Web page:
Two primary federal documents by which we judge the regulatory record of the administration are missing in action this year.
We at least can say, as of today, there are 61,720 pages in the Federal Register, and that 3,045 rules have been finalized.
But every year since 1981, the federal Regulatory Information Service Center (RISC) has issued the Unified Agenda of Federal Regulatory and Deregulatory Actions. It has regularly appeared as part of the Federal Register each spring and fall, and bound separately besides. The rise of the Internet naturally brought us the online version a few years ago. Last year, the database was improved to allow easier segregation of “Active,” “Completed,” and “Long-Term” actions.
However, as may be seen on the RISC website, we have yet to get even the Spring 2012 edition, let alone the nearly due Fall edition. The Fall edition has been supplemented annually with the Regulatory Plan to provide additional clarity on agency visions and regulations’ effects.
A month ago, on Sept. 13, I was told by RISC, “Regrettably, as of now we don’t have a date as to when the Spring Unified Agenda will publish. Please continue to monitor Reginfo.gov for further updates.” It’s still not there; Fall 2011 is the most recent.
Also missing is the final version of the annual Report to Congress on the Benefits and Costs of Federal Regulations and Unfunded Mandates on State, Local, and Tribal Entities. The draft version appeared in March 2012. But, as may be seen, the final version has not appeared.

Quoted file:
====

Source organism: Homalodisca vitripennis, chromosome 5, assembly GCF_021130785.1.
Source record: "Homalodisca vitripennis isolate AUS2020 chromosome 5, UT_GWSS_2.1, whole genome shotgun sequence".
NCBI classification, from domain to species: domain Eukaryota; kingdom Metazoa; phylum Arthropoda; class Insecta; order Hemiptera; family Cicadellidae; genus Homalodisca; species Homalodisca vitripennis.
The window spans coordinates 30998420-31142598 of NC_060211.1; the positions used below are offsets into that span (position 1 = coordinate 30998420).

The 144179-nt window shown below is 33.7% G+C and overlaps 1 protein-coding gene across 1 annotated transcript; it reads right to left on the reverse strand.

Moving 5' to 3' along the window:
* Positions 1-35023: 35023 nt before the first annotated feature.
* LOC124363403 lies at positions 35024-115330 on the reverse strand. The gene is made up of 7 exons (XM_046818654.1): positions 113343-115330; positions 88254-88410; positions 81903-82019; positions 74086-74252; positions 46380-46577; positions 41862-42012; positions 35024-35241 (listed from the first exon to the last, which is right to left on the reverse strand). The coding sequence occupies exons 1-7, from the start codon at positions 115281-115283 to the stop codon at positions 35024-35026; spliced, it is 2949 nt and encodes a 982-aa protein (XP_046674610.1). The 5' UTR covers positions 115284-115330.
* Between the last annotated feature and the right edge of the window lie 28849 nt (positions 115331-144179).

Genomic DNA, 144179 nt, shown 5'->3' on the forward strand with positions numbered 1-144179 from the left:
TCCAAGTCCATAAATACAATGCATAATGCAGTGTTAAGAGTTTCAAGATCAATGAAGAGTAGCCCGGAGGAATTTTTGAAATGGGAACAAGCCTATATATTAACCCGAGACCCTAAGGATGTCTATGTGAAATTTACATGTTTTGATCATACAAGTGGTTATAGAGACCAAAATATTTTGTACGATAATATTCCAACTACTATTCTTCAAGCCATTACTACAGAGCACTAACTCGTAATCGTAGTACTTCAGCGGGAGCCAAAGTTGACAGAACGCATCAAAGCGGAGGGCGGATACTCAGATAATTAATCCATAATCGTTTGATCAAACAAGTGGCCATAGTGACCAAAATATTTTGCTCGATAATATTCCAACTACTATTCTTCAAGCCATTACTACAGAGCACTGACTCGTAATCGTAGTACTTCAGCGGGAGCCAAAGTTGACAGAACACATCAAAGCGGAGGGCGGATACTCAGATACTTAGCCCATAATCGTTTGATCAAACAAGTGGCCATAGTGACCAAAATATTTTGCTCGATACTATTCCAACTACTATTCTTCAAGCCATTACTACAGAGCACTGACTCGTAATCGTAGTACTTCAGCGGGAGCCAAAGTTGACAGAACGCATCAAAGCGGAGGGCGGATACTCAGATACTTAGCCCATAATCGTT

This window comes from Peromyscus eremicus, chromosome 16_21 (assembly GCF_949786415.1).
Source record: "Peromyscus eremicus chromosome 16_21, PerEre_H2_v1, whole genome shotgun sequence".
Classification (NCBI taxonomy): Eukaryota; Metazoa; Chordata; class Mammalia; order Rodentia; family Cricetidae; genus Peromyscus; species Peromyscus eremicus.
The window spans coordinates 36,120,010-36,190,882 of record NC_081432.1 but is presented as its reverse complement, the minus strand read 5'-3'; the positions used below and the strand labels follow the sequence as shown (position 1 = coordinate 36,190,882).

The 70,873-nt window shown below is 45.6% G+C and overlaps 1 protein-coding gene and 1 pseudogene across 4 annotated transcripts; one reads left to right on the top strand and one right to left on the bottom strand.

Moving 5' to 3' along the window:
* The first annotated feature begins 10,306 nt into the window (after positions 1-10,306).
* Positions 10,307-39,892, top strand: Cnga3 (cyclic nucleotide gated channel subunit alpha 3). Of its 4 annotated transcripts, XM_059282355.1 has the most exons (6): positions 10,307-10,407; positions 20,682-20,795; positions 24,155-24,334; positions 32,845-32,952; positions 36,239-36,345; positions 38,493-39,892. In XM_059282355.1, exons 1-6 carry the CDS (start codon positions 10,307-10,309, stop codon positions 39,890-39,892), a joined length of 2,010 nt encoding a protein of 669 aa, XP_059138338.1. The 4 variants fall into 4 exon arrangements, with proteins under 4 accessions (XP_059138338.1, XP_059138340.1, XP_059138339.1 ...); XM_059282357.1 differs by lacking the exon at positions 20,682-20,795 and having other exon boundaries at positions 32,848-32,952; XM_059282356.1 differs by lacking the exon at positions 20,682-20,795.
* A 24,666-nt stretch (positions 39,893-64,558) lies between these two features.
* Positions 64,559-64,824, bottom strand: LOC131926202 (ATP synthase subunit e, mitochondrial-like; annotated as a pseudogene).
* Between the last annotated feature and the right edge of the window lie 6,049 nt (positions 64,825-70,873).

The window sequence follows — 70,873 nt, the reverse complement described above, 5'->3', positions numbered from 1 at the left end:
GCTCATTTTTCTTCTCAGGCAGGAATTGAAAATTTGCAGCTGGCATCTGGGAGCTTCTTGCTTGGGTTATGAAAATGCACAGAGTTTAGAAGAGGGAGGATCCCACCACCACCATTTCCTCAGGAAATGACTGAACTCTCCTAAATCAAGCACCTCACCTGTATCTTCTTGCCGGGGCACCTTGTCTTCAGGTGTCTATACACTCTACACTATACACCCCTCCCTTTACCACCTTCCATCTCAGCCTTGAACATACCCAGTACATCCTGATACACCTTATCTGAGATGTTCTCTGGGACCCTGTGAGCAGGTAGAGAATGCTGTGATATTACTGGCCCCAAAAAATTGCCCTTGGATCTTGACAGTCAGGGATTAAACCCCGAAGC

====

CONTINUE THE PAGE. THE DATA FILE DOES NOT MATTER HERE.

These delays matter because the president promised to slim the regulatory waistline and has issued specific executive orders in the process. Expediting the data that would ease outside assessments would seem an obvious must-do.
It is true Bush issued more overall rules (coming off the Clinton era) over the past three years as the president likes to claim; but Obama issued more of the high-dollar “economically significant” variety the Unified Agenda highlights. It’d be nice to have the figures and plans for 2012.
Congress should demand the updated Unified Agenda for Spring be released immediately, and further, stipulate the Fall edition appear by or in December as has been the routine. Last year it was delayed until January.
Congress also should insist upon the release of the overdue final version of OMB’s Costs and Benefits report and expedite the new draft containing fiscal year 2012 rules, which just ended Sept. 30.
Accountability for regulations matters, and disclosure is a prerequisite.